Amplifying its clampdown on freedom of expression online, the Egyptian government is on a campaign to arrest and prosecute women influencers on the emerging social media platform TikTok for violating “the values of the Egyptian family” and “inciting debauchery and immorality.”
The crackdown on TikTok influencers in Egypt began on 23 April 2020 with the arrest of 20-year-old student Haneen Hossam, for her TikTok videos — charged with being “offensive to public decency” — followed by the arrest of another young platform user, Mawada El-Adham, on 14 May. Seven others were arrested and charged with indecency, debauchery, and immorality – all women, all young, all exercising their right to freedom of expression online. See an example of the content.
On 27 July 2020, the Egyptian Economic Court in Cairo sentenced Mawada, Haneen, and three others to two years in prison, and a fine of 300,000 Egyptian pounds (nearly USD 19,000) for posting “indecent” dance videos and “violating the values and principles of the Egyptian family,” inciting “debauchery,” evading justice, and encrypting their phones and personal accounts. They were also charged with human trafficking, in what appears to be a reference to a call made by one of the influencers encouraging other young women to use a video creation and sharing platform to generate income.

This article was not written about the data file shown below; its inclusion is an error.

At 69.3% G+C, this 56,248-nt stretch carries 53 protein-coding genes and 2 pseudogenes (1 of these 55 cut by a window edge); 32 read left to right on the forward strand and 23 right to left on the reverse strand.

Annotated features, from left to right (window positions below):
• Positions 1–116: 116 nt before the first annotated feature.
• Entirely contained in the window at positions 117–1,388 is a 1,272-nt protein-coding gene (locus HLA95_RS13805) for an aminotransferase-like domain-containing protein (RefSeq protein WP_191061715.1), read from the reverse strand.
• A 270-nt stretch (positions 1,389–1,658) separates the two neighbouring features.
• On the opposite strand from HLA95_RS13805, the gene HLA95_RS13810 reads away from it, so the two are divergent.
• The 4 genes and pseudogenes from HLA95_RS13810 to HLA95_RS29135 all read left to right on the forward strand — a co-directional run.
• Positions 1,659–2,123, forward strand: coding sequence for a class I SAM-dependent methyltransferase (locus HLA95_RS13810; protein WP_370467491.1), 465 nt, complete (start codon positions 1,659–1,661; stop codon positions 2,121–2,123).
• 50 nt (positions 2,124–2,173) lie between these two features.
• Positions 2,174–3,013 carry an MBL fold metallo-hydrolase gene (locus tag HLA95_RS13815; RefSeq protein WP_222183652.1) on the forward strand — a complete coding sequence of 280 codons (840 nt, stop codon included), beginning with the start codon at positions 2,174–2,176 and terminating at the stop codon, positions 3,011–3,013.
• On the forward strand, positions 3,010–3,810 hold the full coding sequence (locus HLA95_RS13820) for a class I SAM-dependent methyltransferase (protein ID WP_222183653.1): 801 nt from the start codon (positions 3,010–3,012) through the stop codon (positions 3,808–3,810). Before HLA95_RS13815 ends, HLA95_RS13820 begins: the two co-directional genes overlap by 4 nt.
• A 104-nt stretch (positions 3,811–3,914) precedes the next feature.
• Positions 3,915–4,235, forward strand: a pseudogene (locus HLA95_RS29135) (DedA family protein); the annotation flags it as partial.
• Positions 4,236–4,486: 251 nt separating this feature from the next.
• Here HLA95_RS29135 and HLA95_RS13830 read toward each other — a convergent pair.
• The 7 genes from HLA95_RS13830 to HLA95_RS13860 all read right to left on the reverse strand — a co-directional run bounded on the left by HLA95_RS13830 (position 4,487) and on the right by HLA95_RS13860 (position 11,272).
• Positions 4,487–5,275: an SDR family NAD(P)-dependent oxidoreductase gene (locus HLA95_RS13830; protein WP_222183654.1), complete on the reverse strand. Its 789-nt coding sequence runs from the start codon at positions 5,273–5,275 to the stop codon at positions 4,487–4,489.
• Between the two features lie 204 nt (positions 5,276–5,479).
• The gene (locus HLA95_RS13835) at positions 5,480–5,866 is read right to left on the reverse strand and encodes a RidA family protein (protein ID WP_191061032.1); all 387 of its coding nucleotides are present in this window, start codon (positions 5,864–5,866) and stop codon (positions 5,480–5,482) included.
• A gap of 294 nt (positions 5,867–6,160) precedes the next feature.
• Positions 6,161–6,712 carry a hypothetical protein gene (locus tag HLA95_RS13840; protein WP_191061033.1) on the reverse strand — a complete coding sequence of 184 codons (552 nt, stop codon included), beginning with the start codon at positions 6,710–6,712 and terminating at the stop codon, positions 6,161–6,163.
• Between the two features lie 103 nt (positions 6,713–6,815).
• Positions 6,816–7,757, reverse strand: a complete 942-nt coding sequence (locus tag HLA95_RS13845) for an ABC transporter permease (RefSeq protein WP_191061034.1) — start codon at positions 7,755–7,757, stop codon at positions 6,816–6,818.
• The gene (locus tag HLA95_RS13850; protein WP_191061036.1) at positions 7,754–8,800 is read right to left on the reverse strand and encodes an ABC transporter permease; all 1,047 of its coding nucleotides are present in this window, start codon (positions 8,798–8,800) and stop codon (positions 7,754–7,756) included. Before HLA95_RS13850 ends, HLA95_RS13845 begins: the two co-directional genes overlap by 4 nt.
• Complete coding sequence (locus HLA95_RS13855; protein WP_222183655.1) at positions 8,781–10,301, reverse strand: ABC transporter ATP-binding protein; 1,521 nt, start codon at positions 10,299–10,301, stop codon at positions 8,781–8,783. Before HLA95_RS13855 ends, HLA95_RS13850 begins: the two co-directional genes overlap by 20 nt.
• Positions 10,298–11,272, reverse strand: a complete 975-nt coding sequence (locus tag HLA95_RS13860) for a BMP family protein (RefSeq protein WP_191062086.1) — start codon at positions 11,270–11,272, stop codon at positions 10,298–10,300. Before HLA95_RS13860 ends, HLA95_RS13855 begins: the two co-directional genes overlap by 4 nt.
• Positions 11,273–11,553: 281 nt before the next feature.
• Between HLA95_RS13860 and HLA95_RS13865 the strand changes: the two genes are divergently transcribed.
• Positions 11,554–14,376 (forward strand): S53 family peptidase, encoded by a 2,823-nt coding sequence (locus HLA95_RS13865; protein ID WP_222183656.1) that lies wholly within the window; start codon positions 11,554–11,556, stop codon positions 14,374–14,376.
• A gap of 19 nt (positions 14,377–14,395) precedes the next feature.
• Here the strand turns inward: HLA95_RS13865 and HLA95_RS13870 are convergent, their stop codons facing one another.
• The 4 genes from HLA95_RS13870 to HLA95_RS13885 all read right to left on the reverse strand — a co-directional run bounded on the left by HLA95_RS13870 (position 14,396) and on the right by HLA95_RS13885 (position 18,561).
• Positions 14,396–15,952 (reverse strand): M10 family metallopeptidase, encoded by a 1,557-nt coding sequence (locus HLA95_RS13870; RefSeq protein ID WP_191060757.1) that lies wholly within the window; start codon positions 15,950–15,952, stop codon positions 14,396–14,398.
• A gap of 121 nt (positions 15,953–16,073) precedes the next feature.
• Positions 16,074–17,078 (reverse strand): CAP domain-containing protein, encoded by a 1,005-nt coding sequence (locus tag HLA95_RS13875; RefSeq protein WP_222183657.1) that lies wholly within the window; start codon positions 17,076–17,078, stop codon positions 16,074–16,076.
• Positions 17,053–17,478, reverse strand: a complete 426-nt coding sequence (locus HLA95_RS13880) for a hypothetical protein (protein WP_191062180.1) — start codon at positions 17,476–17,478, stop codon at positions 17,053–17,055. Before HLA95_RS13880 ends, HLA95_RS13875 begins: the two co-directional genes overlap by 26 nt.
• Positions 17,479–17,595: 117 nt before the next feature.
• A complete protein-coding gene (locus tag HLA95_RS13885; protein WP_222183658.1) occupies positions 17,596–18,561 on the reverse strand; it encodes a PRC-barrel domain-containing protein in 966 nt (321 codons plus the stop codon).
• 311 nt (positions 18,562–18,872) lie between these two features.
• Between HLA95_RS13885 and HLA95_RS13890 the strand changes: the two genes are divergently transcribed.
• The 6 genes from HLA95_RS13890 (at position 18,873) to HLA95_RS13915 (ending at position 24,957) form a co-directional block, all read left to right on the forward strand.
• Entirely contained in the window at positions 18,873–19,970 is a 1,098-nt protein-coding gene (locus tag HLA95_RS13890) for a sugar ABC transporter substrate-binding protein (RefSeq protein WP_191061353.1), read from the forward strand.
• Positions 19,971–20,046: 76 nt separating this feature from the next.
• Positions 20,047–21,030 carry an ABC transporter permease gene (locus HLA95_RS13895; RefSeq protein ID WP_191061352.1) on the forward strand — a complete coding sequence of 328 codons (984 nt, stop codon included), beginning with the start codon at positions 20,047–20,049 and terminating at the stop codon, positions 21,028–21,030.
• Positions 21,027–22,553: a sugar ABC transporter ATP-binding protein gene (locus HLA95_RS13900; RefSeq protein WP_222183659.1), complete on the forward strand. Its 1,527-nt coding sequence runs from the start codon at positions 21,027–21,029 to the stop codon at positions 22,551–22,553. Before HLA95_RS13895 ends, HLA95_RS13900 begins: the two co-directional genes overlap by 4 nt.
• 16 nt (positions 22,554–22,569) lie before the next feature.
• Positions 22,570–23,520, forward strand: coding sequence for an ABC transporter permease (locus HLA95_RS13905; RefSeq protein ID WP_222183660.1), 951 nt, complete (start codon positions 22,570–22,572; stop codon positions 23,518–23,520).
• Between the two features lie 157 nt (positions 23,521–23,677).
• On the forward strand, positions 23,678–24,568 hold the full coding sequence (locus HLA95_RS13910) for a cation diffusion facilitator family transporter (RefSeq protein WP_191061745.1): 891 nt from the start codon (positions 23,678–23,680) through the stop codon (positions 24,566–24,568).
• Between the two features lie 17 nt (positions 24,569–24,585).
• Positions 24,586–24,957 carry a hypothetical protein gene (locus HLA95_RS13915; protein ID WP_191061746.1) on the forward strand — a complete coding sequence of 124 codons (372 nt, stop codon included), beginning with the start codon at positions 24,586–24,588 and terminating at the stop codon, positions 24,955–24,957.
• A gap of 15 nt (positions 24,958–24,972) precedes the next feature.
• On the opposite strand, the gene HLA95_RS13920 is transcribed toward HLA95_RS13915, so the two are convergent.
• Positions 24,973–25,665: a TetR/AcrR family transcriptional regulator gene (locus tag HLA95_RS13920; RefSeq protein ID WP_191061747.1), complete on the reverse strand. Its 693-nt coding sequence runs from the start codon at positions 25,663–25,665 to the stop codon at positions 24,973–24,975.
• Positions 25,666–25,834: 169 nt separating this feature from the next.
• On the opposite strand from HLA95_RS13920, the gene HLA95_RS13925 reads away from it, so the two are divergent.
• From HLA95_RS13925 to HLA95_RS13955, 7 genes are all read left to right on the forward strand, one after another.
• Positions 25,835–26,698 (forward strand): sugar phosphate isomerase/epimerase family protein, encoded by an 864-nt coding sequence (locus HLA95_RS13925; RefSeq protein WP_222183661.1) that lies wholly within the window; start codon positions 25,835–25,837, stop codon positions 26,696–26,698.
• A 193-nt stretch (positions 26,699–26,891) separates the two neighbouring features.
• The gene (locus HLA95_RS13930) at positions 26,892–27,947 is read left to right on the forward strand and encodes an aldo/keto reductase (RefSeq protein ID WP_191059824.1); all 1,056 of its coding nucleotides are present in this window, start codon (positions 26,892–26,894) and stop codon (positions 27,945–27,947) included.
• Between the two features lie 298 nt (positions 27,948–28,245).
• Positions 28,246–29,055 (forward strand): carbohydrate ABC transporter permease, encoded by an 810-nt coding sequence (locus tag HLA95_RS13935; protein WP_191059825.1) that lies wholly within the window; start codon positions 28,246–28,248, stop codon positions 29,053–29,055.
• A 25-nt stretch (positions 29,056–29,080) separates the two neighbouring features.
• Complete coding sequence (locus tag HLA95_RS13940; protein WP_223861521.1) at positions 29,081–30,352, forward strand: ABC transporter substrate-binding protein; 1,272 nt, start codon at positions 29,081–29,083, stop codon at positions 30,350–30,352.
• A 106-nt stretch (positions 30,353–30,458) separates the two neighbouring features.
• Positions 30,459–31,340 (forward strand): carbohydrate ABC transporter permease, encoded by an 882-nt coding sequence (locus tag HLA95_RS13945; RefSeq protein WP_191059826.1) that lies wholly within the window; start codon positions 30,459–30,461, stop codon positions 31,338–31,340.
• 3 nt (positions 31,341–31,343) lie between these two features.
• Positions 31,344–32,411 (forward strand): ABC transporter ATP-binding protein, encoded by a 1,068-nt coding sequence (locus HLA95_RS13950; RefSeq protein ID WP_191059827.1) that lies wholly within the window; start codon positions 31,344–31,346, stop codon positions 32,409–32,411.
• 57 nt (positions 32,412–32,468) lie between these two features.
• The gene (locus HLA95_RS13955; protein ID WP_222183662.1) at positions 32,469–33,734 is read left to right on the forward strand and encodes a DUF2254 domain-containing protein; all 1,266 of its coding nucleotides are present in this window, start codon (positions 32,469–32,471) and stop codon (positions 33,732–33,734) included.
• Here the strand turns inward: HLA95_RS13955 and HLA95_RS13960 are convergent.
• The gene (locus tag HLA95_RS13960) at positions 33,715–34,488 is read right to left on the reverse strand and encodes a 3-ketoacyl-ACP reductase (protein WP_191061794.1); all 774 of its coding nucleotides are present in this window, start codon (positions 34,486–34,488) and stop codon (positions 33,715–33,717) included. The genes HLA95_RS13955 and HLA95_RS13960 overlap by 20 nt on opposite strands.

On Wednesday, another young woman, Manar Samy, was sentenced to three years in prison and a fine of 300,000 Egyptian pounds for similar charges. And with the massive increase in content creators and influencers on TikTok in Egypt, there is a high risk that more prosecutions targeting this community are yet to come.
“This has nothing to do with protecting social values. It’s about internet policing and control. In the past, the Egyptian regime tightened its stronghold on the internet by blocking websites and imprisoning activists on vague charges of incitement to terrorism and spreading fake news. Now, the online repression extends to non-political activity too,” said Marwa Fatafta, MENA Policy Manager at Access Now. “Posing as moral arbiters, the Egyptian authorities are drawing red lines for what is socially and politically permissible on social media. They not only want to control what citizens say, but also how they should dress, talk, and behave online.”